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The Kindle Fire vs The Nook Tablet

Updated on November 8, 2011
Kindle Fire
Kindle Fire

The two giants of the e-reader industry have recently announced their contenders for the holiday season. Their designated champions, the Kindle Fire and Nook Tablet, are certainly leaner and meaner than any generation before them- but which is best? This article breaks down the various pros and cons for each, pitting the two against each other to see which portable reader is the better deal.


There's no point owning an e-reader if you can't buy your favorite books!

The Nook Tablet

Barnes and Noble's catalog is a close second to Amazon's, if not better, to the point that it may not really make a difference which store you go through. Barnes and Noble has made the leap into the digital market very competitively, and is more than capable of giving Amazon a run for their money. The Nook store claims to be the largest in the world, with over two and a half million books.

The Kindle Fire

Amazon has long led the way in e-book conversions. In fact, they now sell more electronic books than paperbacks! As such, they have a vast catalog of titles available for one-click downloading, with something like three million books at your fingertips.

There is also Amazon Prime's new library service, which allows you to 'check out' one ebook per month at no cost, which may be a great option for casual readers, or anyone looking to save a buck.

The two stores stack up pretty evenly against each other. I did a few random price matches and found no significant differences in ebook costs. So, as far as selection goes, there's not much to gain or lose either way.

Both tablets also support other media like music, videos, and games. Barnes and Noble relies on other providers for most of this, while Amazon draws from its own huge selection. For ease of use, the edge goes to Amazon but, again, the edge is so slight as to make little difference.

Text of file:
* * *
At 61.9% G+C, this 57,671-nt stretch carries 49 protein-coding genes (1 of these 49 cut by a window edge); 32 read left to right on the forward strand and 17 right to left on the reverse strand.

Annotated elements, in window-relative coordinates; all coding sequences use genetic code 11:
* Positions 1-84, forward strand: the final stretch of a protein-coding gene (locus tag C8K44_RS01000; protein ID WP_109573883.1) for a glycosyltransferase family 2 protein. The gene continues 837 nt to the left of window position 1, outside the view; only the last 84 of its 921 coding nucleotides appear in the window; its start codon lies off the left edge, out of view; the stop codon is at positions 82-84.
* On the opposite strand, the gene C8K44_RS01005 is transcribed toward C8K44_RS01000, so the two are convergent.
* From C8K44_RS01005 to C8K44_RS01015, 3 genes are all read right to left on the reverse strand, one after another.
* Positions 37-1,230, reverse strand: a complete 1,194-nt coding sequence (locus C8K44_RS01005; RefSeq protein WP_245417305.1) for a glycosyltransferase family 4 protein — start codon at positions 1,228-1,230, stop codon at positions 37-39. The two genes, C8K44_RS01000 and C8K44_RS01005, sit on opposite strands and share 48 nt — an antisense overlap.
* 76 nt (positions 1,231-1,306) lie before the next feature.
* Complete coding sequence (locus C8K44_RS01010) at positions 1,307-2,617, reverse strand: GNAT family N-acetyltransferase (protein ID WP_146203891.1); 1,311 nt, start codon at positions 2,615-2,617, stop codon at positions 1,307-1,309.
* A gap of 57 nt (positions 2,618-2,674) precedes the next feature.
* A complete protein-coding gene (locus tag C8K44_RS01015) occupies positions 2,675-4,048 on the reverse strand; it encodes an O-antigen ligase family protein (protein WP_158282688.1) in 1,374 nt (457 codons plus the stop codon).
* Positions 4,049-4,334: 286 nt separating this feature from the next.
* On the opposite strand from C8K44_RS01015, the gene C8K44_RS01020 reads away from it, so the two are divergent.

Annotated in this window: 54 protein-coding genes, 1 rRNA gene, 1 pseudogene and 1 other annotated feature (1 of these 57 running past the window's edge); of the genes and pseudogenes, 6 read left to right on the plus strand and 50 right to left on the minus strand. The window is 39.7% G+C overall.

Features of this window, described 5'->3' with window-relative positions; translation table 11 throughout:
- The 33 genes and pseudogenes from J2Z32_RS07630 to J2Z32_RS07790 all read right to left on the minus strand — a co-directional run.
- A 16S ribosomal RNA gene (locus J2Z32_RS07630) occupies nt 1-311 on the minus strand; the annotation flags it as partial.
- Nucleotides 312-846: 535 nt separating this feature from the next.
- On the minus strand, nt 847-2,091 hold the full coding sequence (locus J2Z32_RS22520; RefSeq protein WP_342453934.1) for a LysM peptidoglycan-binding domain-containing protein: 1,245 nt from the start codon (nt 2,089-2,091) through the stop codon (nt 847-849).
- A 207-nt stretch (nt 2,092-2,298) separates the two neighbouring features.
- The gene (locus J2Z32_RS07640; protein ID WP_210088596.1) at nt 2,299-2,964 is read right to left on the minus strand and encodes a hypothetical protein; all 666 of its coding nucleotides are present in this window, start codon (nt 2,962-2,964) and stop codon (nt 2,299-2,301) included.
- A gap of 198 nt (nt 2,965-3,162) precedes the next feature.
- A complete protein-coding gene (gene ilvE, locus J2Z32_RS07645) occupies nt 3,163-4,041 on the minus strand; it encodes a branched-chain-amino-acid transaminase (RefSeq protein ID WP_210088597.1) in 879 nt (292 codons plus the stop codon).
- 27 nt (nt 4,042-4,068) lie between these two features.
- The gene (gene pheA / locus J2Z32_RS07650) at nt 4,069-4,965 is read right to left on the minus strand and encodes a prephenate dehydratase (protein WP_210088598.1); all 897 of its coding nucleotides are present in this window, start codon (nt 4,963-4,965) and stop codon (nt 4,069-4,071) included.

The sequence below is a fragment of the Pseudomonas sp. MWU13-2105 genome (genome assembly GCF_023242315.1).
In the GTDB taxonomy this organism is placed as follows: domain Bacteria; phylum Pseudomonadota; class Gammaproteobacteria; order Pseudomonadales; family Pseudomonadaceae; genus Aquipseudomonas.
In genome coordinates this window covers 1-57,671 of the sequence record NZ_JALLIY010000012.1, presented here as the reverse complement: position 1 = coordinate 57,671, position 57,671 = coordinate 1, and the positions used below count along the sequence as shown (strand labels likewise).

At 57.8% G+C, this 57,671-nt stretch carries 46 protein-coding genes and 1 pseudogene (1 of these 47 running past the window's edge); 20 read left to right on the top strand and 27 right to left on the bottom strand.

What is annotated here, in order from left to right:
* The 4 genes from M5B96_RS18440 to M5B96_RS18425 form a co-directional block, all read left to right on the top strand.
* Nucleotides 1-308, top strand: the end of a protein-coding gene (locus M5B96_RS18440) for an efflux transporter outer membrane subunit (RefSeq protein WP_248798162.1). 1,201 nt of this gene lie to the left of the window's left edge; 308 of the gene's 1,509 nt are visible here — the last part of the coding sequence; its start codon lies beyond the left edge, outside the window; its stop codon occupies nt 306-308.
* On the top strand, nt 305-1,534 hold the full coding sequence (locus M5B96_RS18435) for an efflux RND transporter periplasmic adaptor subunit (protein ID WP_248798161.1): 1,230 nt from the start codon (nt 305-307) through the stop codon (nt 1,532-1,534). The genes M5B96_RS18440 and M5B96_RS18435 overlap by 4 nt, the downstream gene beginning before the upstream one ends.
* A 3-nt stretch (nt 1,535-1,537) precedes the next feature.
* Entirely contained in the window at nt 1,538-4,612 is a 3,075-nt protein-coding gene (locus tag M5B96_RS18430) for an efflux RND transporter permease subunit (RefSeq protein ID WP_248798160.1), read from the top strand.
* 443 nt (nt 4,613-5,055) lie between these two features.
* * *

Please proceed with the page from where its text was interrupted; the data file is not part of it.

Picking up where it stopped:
The Verdict: Tie

Size, Power, and Battery Life

The whole point of an e-reader is to provide easy access to your favorite books anywhere in the world. This means size is a huge feature. Consumers want a reader that is big enough to read comfortably, but small enough to carry in a bag. They also want a powerful computer running the reader for speed and storage capacity. So, which reader comes out ahead?

The Nook Tablet

The Nook Tablet is no slouch, either. While also having a 7" screen, the Nook comes in a skosh lighter at 14.1 oz. Where it really shines though, is its processing power. The Nook has 16 GB of storage AND SD capabilities, making it possible to store as many books as you please. The battery lasts up to 11.5 hours while reading, and 9 hours while watching video. The Tablet is fully internet-accessible with an easy to use and vibrant browser.

The Nook's screen is also a color multitouch, with over sixteen million colors and anti-glare technology meant to keep reading easy on the eyes.

The Kindle Fire

The Kindle Fire is a sleek, handsome machine coming in with a 7" display and 8 GB of memory. That's about 6000 ebooks, for you bookworms out there. Amazon also offers free cloud storage for content, meaning you can access a theoretically infinite amount of media wherever you have wi-fi access. The Kindle Fire weighs a feathery 14.6 oz, or less than a pound. The battery can last up to 8 hours while reading, or 7.5 while watching video. The Kindle Fire uses Amazon's Silk to browse the web, powered by Amazon's own web services cloud.

The Kindle Fire abandons the e-ink of previous Kindles in favor of a sturdy multi-touch, color screen that is thirty times harder than plastic.

The Nook Tablet seems to be the clear winner in this section. Packing more power into a smaller space, the Tablet excels in everything from battery life to storage capacity. While Amazon's alternative cloud storage is better than Barnes and Noble's SD plan, the ability to access those stored items without wi-fi gives the edge to the Nook.

The Verdict: Nook Tablet


Finally, it's important to consider the price of each reader.

The Nook Tablet

Price: $249

The Kindle Fire

Price: $199


  • One free month of Amazon prime
  • Free cloud storage

This one is simple! The Kindle Fire is cheaper while offering a few more incentives to buy. Amazon is actually selling the Fire at a loss, they're so confident readers will be back for more. The Nook's extra power will cost you fifty dollars more than the Kindle.

The Verdict: Amazon Kindle


No matter which e-reader you eventually go with, you're sure to find yourself with a powerful library in the palm of your hand. Both companies have produced a marvel of technology, and both should be commended for their results. I can't wait to see both of them on the market, competing on the market. However, I personally believe Amazon's Kindle Fire is the better full package, and you can be sure it's going on my Christmas list this year.


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